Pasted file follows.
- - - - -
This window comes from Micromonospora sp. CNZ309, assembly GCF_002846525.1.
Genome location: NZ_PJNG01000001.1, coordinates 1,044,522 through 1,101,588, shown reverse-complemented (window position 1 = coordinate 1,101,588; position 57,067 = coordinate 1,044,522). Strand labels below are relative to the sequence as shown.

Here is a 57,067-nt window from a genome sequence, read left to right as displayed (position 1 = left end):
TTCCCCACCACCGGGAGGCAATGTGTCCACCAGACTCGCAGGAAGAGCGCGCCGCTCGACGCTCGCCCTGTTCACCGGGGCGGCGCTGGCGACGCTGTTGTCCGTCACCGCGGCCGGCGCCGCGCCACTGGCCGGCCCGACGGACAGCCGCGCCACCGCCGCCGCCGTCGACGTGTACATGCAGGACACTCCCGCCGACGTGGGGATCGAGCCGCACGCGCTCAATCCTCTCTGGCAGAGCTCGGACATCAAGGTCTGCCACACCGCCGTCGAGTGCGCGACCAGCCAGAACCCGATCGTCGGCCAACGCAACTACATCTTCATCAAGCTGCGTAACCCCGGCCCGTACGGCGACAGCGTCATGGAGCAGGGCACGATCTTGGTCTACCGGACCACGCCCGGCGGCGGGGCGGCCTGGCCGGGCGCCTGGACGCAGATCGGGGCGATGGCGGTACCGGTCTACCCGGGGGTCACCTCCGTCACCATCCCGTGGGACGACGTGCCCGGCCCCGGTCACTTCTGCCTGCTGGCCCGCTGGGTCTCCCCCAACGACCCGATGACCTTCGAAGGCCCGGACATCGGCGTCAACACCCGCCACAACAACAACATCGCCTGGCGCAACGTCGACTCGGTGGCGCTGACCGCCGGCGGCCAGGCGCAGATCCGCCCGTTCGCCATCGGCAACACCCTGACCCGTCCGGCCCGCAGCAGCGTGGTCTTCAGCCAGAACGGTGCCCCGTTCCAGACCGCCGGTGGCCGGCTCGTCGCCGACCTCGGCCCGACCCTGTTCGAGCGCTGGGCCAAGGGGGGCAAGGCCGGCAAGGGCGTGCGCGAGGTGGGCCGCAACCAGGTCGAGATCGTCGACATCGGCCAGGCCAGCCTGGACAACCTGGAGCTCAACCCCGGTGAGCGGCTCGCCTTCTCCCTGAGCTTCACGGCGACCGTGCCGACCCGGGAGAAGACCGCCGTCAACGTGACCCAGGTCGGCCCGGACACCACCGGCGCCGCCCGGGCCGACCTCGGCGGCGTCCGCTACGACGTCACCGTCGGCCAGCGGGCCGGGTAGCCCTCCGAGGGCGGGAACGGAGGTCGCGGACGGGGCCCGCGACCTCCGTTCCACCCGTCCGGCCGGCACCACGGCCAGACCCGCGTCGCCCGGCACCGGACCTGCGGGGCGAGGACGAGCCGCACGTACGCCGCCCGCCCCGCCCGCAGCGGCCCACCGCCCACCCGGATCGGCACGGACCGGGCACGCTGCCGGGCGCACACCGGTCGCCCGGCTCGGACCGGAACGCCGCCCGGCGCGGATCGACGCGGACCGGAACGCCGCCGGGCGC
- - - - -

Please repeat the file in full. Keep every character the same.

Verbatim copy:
This window comes from Micromonospora sp. CNZ309, assembly GCF_002846525.1.
Genome location: NZ_PJNG01000001.1, coordinates 1,044,522 through 1,101,588, shown reverse-complemented (window position 1 = coordinate 1,101,588; position 57,067 = coordinate 1,044,522). Strand labels below are relative to the sequence as shown.

Here is a 57,067-nt window from a genome sequence, read left to right as displayed (position 1 = left end):
TTCCCCACCACCGGGAGGCAATGTGTCCACCAGACTCGCAGGAAGAGCGCGCCGCTCGACGCTCGCCCTGTTCACCGGGGCGGCGCTGGCGACGCTGTTGTCCGTCACCGCGGCCGGCGCCGCGCCACTGGCCGGCCCGACGGACAGCCGCGCCACCGCCGCCGCCGTCGACGTGTACATGCAGGACACTCCCGCCGACGTGGGGATCGAGCCGCACGCGCTCAATCCTCTCTGGCAGAGCTCGGACATCAAGGTCTGCCACACCGCCGTCGAGTGCGCGACCAGCCAGAACCCGATCGTCGGCCAACGCAACTACATCTTCATCAAGCTGCGTAACCCCGGCCCGTACGGCGACAGCGTCATGGAGCAGGGCACGATCTTGGTCTACCGGACCACGCCCGGCGGCGGGGCGGCCTGGCCGGGCGCCTGGACGCAGATCGGGGCGATGGCGGTACCGGTCTACCCGGGGGTCACCTCCGTCACCATCCCGTGGGACGACGTGCCCGGCCCCGGTCACTTCTGCCTGCTGGCCCGCTGGGTCTCCCCCAACGACCCGATGACCTTCGAAGGCCCGGACATCGGCGTCAACACCCGCCACAACAACAACATCGCCTGGCGCAACGTCGACTCGGTGGCGCTGACCGCCGGCGGCCAGGCGCAGATCCGCCCGTTCGCCATCGGCAACACCCTGACCCGTCCGGCCCGCAGCAGCGTGGTCTTCAGCCAGAACGGTGCCCCGTTCCAGACCGCCGGTGGCCGGCTCGTCGCCGACCTCGGCCCGACCCTGTTCGAGCGCTGGGCCAAGGGGGGCAAGGCCGGCAAGGGCGTGCGCGAGGTGGGCCGCAACCAGGTCGAGATCGTCGACATCGGCCAGGCCAGCCTGGACAACCTGGAGCTCAACCCCGGTGAGCGGCTCGCCTTCTCCCTGAGCTTCACGGCGACCGTGCCGACCCGGGAGAAGACCGCCGTCAACGTGACCCAGGTCGGCCCGGACACCACCGGCGCCGCCCGGGCCGACCTCGGCGGCGTCCGCTACGACGTCACCGTCGGCCAGCGGGCCGGGTAGCCCTCCGAGGGCGGGAACGGAGGTCGCGGACGGGGCCCGCGACCTCCGTTCCACCCGTCCGGCCGGCACCACGGCCAGACCCGCGTCGCCCGGCACCGGACCTGCGGGGCGAGGACGAGCCGCACGTACGCCGCCCGCCCCGCCCGCAGCGGCCCACCGCCCACCCGGATCGGCACGGACCGGGCACGCTGCCGGGCGCACACCGGTCGCCCGGCTCGGACCGGAACGCCGCCCGGCGCGGATCGACGCGGACCGGAACGCCGCCGGGCGC